Poster presentation 12th International Mammalogical Congress

Use of camera traps as a means for mapping distribution and inferring movement in a fragmented landscape (#674)

William McShea 1 , Fang Wang 2 , Sheng Li 3 , Dajun Wang 3
  1. Smithsonian Institution, Front Royal, Virginia, United States of America
  2. Michigan State University, Lansing, Michigan, United States of America
  3. Peking University, Beijing, Peoples Republic of China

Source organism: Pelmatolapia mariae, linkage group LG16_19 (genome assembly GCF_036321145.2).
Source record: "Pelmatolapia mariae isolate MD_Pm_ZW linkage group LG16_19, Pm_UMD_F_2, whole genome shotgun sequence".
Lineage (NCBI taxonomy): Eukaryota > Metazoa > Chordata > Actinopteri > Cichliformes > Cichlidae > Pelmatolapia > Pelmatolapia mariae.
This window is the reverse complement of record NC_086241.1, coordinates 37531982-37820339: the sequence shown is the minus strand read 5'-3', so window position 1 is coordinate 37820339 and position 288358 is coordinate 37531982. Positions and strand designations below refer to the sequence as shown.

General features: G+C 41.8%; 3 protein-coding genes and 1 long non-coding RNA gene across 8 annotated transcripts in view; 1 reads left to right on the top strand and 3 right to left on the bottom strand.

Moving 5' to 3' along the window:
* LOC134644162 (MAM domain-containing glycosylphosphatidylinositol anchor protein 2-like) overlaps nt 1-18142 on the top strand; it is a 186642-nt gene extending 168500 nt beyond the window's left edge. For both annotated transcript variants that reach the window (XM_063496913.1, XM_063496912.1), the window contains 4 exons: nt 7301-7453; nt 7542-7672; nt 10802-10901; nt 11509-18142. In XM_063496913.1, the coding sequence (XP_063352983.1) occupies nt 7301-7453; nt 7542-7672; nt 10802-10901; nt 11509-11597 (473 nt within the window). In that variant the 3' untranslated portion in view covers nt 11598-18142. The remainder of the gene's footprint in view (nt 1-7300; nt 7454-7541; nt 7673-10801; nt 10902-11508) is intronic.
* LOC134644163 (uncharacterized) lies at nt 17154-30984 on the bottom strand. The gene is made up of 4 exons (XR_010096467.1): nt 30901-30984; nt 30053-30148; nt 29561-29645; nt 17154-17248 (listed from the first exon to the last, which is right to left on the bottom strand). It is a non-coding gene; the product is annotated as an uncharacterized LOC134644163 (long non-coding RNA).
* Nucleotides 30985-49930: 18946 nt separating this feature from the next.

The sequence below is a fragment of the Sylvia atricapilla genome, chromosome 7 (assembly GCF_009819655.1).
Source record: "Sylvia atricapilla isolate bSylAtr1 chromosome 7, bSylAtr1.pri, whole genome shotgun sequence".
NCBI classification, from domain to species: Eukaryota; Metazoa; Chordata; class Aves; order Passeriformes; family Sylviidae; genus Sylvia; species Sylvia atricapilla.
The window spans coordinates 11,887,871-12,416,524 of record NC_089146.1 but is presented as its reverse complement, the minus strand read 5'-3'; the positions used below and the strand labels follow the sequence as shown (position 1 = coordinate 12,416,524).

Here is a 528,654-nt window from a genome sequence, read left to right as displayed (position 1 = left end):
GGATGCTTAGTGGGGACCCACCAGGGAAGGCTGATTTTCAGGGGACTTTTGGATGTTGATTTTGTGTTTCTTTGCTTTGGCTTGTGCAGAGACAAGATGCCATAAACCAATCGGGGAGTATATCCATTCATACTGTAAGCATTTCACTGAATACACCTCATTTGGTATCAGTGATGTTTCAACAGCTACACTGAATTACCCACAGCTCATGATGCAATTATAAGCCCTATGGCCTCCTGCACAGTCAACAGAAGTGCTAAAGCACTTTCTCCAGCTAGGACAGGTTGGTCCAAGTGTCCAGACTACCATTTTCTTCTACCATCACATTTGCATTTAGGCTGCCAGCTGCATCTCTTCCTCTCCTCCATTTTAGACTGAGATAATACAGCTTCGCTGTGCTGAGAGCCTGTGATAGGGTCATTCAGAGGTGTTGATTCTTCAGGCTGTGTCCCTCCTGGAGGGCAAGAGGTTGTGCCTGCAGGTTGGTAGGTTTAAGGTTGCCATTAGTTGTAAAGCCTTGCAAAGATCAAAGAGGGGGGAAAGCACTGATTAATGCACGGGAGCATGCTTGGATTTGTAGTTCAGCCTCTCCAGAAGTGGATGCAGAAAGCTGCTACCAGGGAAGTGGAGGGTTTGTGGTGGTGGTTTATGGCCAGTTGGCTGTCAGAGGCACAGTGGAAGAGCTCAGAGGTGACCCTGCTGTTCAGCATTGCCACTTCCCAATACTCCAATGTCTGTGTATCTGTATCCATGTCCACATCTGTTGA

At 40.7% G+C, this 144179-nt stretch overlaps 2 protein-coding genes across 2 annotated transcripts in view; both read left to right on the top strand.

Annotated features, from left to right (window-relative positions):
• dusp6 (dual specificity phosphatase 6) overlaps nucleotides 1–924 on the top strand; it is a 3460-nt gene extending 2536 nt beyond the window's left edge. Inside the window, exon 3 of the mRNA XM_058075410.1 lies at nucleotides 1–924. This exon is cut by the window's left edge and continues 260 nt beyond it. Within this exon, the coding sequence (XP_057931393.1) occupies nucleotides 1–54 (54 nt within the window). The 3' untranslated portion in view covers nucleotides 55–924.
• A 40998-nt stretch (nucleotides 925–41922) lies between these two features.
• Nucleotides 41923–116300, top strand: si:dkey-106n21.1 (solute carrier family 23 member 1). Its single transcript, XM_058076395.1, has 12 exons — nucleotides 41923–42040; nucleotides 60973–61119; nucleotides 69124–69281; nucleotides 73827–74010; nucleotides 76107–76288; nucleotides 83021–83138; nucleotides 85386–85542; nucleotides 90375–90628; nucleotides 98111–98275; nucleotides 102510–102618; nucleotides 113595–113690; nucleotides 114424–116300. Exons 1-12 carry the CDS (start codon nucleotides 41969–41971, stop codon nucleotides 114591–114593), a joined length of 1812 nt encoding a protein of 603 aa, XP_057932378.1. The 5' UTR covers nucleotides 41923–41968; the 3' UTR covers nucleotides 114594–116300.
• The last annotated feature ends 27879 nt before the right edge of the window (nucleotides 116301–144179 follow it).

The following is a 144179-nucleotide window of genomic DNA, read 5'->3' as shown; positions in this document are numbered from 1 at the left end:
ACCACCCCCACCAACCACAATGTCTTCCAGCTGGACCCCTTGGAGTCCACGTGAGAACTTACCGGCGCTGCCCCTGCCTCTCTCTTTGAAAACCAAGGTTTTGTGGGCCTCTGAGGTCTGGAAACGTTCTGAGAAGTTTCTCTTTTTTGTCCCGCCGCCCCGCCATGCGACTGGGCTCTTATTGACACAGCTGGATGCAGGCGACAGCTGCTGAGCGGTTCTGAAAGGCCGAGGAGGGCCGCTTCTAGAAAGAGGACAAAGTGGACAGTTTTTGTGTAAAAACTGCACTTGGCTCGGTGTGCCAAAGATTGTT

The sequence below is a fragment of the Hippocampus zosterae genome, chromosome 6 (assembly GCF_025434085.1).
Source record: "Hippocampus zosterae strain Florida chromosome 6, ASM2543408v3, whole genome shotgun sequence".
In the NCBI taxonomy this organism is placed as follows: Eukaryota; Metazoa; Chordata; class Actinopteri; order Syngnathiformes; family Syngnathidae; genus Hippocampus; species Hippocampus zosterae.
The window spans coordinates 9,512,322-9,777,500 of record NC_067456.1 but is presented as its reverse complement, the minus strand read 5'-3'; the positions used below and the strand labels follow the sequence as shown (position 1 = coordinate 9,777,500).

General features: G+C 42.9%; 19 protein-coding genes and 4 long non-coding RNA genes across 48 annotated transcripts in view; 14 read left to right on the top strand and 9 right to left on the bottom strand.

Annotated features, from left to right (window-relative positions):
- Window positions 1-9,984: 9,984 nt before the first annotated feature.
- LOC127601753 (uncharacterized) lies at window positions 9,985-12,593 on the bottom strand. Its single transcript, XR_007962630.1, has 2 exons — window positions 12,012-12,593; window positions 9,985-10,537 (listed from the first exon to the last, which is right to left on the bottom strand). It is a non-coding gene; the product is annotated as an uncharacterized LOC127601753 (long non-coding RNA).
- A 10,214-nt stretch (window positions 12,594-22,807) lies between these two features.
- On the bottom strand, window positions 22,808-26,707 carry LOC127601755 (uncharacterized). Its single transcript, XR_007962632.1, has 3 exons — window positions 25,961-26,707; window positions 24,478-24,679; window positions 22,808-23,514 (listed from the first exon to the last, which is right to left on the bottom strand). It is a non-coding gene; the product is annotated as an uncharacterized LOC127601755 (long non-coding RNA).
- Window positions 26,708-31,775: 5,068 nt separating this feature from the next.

We examined the large mammal community in Qinling Mountains of central China and used camera trapping data, and data layers for the human and environmental landscape, to construct species occupancy models for giant panda (Ailuropoda melanoleuca) and six other sympatric species (takin Budorcas taxicolor, tufted deer Elaphodus cephalophus, Chinese goral Naemorhedus griseus, Reeve’s muntjac Muntiacus reevesi, leopard cat Prionailurus bengalensis, and yellow-throated marten Martes flavigula). We then constructed circuit models to identify potential corridors for each species, and evaluated the effectiveness of giant panda corridors to restore the habitat connectivity for these sympatric mammals. Occupancy modeling identified the unique set of environmental variables associated with each species. We found that giant panda and all other focal species had some degree of fragmentation to their suitable habitat that required habitat corridors. Among the eight potential giant panda corridors, conservation efforts on reducing anthropogenic impacts would significantly improve the effectiveness of six corridors, while the other two corridors would require extensive topographic and vegetative alterations for improvement. The five proposed giant panda corridors had remarkable overlap with corridors proposed for other species. We suggest two giant panda corridors as a priority due to their ability to maximize the benefits to both giant panda and a broader suite of wildlife. Corridor planning in this region of China will likely continue to use the single species policy for the foreseeable future and our results highlight that not all potential giant panda corridors have equal effectiveness for other wildlife species